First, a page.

The Joffrey Ballet and Chicago Philharmonic Set the Auditorium Theatre Ablaze in Swan Lake

October 20, 2014
The Huffington Post
Carla Escoda


As symphony orchestras buckleopera companies bite the dust, and ballet companies abandon live music or fold altogether, count as a rare blessing the Joffrey Ballet and its continued alliance with the Chicago Philharmonic.

The partnership delivered a glittering performance of Swan Lake on Saturday night, underpinned by a sensitive reading of Tchaikovsky's glorious score, with Scott Speck at the podium and Janet Sung on solo violin, alternately wistful and electrifying.


Choreographer Christopher Wheeldon embedded the classic tale of bewitched swan-maidens in a jewel-box setting at the Paris Opera of the 19th century, in the rehearsal studios haunted by French painter Edgar Degas. The traditional court scene of Act III is transformed into a fancy dinner at a club of the type frequented by Henri Toulouse-Lautrec, complete with strippers and can-can dancers.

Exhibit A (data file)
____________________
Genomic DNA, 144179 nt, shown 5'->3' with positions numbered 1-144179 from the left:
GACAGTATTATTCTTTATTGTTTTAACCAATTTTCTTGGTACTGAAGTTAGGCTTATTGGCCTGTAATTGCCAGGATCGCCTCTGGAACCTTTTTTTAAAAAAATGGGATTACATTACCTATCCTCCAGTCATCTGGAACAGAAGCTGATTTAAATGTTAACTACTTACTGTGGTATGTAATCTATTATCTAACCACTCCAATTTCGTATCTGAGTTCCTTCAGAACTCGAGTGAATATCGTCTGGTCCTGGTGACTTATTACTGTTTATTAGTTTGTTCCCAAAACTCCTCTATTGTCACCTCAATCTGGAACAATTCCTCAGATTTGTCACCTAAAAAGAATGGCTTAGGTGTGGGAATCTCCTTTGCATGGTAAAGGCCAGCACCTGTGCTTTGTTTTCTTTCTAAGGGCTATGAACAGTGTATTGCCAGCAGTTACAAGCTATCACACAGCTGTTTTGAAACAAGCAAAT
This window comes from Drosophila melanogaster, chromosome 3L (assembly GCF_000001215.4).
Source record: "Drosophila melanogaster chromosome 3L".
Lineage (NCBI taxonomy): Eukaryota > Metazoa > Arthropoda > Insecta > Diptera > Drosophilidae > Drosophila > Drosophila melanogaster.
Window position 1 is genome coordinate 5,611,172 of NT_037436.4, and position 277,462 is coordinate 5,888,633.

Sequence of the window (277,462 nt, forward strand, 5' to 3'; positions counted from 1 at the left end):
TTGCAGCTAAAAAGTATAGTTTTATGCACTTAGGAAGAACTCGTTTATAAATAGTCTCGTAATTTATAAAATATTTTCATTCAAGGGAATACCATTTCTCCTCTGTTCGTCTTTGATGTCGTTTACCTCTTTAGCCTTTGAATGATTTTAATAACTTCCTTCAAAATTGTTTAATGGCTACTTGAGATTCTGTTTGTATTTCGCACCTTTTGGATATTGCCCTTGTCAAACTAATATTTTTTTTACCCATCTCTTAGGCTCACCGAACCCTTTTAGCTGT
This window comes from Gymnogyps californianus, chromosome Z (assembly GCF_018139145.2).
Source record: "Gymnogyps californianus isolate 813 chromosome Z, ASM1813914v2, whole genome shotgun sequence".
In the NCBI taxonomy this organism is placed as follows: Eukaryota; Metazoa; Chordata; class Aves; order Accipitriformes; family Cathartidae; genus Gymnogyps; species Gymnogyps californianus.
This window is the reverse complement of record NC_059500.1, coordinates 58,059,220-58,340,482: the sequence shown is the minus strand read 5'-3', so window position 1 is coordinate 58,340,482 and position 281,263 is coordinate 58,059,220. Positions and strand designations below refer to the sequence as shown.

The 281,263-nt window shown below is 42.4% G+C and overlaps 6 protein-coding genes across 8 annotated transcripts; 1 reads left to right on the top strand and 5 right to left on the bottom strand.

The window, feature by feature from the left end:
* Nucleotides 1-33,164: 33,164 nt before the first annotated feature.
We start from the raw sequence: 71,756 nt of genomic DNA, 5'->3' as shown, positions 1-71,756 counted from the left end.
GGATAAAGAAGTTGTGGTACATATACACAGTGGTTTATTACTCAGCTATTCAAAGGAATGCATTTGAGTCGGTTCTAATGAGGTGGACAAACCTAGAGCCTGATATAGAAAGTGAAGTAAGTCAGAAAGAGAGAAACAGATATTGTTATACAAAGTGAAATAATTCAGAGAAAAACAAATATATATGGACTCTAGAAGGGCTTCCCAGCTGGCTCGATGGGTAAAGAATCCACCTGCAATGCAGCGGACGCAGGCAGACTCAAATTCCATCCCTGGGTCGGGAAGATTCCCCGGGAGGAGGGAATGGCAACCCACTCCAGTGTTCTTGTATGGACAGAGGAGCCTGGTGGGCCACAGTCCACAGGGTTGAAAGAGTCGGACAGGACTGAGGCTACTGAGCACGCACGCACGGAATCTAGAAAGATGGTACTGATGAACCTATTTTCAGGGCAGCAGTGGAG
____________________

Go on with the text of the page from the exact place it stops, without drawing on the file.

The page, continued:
While daring in some aspects, Wheeldon did not mess with the concept of the White Swan/Black Swan. The Odette-Odile character is often regarded as a metaphor for the composer's double life as a closeted homosexual -- the cause of great psychological turmoil, described candidly by Tchaikovsky in letters which for many years were censored by the Soviet authorities.


Wheeldon's is hardly the first, nor the most radical, revision of Swan Lake. Yet purists may object to his elimination of the court scenes and the bracing folk dances that add a more respectable character to Act III than the striptease and the can-can; they may also object to Wheeldon's swapping around of the music to fit his frequent shifting of the space-time continuum.

Here's what Ballet to the People thought of Saturday night's performance: review of The Joffrey Ballet in Swan Lake at the Auditorium Theatre.


Photos by Cheryl Mann